Institute of Art Design + Technology
Dún Laoghaire

Patrick Byrne 

BA [Hons] Production Design

Patrick Byrne is a Dublin-based Production Designer. Over the past 4 years, Patrick specialised in Production Design on the BA in Design for Stage and Screen, where he developed a set of skills in areas such as research, 3D model building, 2D & 3D AutoCAD drafting and concept drawing. He has also gained experience by working as a Production Designer on multiple external projects. Patrick has always had a huge passion for storytelling and inspiring people through the medium of art and design. He hopes to gain experience across both Film and Theatre utilising his skillset working in the Art department.

'The Children’s Hour' written by Lillian Hellman - Design for Film

This story explores the harmful effects of homophobia in a small-minded community in 1930s America. I decided to set this project in its original time period. I was conceptually inspired by Modernist Art and Architecture of the early 20th century, as Modernism is an alternative Art movement that breaks away from the classical and traditional forms. Through my conceptual and technical drawings, I aimed to show the contrast between both the progressive boarding school and the conservative community. Inspired by my modernist research from the beginning of the project, I wanted the school to be a key representation of a more progressive, equal, and liberal way of life versus the community, which shows a more accurate representation of the socially traditional, conservative view of America in the 1930s.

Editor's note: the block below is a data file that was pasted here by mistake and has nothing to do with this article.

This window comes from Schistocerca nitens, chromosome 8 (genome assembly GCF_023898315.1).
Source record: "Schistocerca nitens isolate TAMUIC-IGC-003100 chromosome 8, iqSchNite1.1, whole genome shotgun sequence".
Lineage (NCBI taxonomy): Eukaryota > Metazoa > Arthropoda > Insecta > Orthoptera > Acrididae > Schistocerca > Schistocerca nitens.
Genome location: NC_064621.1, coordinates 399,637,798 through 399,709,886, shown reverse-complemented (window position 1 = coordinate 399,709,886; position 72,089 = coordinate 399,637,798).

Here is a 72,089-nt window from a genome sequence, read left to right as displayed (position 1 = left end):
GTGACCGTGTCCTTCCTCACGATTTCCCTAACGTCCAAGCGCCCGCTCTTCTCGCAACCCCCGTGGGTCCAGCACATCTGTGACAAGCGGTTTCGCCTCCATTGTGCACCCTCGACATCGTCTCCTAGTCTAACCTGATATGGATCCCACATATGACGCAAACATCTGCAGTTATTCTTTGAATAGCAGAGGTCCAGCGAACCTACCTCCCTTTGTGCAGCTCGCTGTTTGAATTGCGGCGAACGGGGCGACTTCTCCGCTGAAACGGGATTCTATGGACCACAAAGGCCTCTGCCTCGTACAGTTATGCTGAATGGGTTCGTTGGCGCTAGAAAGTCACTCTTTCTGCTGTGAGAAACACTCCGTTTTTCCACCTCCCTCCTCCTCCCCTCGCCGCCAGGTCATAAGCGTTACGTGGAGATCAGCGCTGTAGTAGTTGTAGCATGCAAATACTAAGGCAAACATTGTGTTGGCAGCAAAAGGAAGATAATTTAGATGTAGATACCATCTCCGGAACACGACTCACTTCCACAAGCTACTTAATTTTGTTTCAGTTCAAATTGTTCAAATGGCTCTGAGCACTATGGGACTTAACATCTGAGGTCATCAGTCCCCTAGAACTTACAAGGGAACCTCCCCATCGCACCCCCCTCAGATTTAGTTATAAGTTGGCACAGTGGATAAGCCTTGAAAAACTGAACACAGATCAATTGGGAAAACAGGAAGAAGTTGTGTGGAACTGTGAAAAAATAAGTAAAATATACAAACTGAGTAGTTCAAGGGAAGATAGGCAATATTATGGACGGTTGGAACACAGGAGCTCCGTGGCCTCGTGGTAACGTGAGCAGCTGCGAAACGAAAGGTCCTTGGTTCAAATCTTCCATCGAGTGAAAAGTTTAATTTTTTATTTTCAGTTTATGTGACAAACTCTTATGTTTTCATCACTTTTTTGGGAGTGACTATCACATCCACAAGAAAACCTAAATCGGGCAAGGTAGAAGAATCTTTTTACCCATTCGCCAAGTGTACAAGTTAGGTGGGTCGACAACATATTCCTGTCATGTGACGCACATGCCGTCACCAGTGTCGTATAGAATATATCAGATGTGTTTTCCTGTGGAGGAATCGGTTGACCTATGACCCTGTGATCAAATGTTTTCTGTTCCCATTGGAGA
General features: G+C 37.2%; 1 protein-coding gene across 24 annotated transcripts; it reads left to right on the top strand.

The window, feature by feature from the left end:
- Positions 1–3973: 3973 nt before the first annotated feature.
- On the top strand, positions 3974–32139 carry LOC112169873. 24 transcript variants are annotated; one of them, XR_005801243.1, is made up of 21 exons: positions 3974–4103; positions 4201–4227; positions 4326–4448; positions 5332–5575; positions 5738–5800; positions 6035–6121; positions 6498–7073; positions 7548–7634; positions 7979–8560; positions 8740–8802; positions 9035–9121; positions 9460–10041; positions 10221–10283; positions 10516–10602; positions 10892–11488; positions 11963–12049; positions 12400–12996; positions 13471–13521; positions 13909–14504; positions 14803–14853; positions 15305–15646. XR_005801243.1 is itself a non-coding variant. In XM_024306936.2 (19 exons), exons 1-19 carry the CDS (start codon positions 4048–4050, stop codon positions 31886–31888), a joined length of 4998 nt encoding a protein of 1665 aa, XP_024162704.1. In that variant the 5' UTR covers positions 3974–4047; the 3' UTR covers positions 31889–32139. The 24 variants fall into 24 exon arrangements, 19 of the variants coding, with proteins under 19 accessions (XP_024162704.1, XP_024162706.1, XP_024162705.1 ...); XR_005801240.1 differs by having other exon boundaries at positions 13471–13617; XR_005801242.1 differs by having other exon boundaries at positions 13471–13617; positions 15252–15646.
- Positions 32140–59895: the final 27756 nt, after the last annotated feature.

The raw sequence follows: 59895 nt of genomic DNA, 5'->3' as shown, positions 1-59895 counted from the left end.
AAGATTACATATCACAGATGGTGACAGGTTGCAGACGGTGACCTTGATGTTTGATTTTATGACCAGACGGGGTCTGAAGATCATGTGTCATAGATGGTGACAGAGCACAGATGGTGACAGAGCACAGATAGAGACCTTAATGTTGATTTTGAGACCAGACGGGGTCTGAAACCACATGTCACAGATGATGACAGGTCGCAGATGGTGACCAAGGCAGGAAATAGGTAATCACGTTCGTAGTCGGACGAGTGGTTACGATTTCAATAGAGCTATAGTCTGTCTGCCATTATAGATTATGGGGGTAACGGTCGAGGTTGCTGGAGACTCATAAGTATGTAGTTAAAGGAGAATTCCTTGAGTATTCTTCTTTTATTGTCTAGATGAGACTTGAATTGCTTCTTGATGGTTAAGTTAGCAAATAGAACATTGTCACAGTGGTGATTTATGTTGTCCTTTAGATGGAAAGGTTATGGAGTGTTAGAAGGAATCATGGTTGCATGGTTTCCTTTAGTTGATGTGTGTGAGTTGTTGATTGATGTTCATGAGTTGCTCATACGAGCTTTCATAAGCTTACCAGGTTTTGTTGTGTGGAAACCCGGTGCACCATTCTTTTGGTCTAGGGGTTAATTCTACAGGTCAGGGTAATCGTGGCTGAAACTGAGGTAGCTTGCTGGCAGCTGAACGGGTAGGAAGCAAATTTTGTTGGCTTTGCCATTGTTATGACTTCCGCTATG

The Changing Image of Hip-Hop, from Grassroots to Commercialization: 1970s - 1990s

The dominant image and overall aesthetic of Hip-Hop today is something radically different than what Hip-Hop was in the beginning. This dissertation is an exploration of the changing image of Hip-Hop throughout the 70s to 90s, by examining its development from its humble origins to its global commercial success. Through this exploration we see how the birth of Hip-Hop derives from the struggles of racial minorities, especially African Americans. Hip-Hop’s origins are deeply rooted in African American Culture and their prolonged resistance to oppression within America. This dissertation examines how early twentieth-century racial discrimination such as segregation, urban renewal, key racial political events such as the civil rights movement, and key aspects of popular culture such as R&B, shaped and influenced the original image of hip hop, and how their culture was exploited when hip hop became mainstream.